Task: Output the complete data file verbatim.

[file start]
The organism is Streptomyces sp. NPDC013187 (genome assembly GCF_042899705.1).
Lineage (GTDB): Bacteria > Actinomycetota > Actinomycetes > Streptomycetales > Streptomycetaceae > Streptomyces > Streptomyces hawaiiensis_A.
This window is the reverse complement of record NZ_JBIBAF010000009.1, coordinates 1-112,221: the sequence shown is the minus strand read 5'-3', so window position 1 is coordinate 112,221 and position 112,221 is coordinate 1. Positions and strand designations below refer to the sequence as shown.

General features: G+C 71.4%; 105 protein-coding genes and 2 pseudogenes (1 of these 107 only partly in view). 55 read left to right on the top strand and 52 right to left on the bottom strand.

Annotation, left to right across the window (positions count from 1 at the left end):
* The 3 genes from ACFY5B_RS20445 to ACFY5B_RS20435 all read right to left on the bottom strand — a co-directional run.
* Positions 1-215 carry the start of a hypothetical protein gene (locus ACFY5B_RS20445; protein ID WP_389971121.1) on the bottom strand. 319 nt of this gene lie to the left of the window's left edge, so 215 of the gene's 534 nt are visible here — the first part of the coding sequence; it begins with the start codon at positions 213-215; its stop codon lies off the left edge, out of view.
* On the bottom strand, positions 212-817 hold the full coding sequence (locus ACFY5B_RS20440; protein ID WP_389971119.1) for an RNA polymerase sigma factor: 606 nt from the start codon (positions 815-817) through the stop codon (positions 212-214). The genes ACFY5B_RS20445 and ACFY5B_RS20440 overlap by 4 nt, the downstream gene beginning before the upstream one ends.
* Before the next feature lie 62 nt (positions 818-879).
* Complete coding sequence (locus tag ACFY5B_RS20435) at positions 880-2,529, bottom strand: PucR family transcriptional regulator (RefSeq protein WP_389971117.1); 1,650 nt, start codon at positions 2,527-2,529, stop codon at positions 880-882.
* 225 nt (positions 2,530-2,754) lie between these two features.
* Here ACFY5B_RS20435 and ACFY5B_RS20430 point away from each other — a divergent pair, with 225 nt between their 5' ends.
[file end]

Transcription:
The organism is Streptomyces sp. NPDC013187 (genome assembly GCF_042899705.1).
Lineage (GTDB): Bacteria > Actinomycetota > Actinomycetes > Streptomycetales > Streptomycetaceae > Streptomyces > Streptomyces hawaiiensis_A.
This window is the reverse complement of record NZ_JBIBAF010000009.1, coordinates 1-112,221: the sequence shown is the minus strand read 5'-3', so window position 1 is coordinate 112,221 and position 112,221 is coordinate 1. Positions and strand designations below refer to the sequence as shown.

General features: G+C 71.4%; 105 protein-coding genes and 2 pseudogenes (1 of these 107 only partly in view). 55 read left to right on the top strand and 52 right to left on the bottom strand.

Annotation, left to right across the window (positions count from 1 at the left end):
* The 3 genes from ACFY5B_RS20445 to ACFY5B_RS20435 all read right to left on the bottom strand — a co-directional run.
* Positions 1-215 carry the start of a hypothetical protein gene (locus ACFY5B_RS20445; protein ID WP_389971121.1) on the bottom strand. 319 nt of this gene lie to the left of the window's left edge, so 215 of the gene's 534 nt are visible here — the first part of the coding sequence; it begins with the start codon at positions 213-215; its stop codon lies off the left edge, out of view.
* On the bottom strand, positions 212-817 hold the full coding sequence (locus ACFY5B_RS20440; protein ID WP_389971119.1) for an RNA polymerase sigma factor: 606 nt from the start codon (positions 815-817) through the stop codon (positions 212-214). The genes ACFY5B_RS20445 and ACFY5B_RS20440 overlap by 4 nt, the downstream gene beginning before the upstream one ends.
* Before the next feature lie 62 nt (positions 818-879).
* Complete coding sequence (locus tag ACFY5B_RS20435) at positions 880-2,529, bottom strand: PucR family transcriptional regulator (RefSeq protein WP_389971117.1); 1,650 nt, start codon at positions 2,527-2,529, stop codon at positions 880-882.
* 225 nt (positions 2,530-2,754) lie between these two features.
* Here ACFY5B_RS20435 and ACFY5B_RS20430 point away from each other — a divergent pair, with 225 nt between their 5' ends.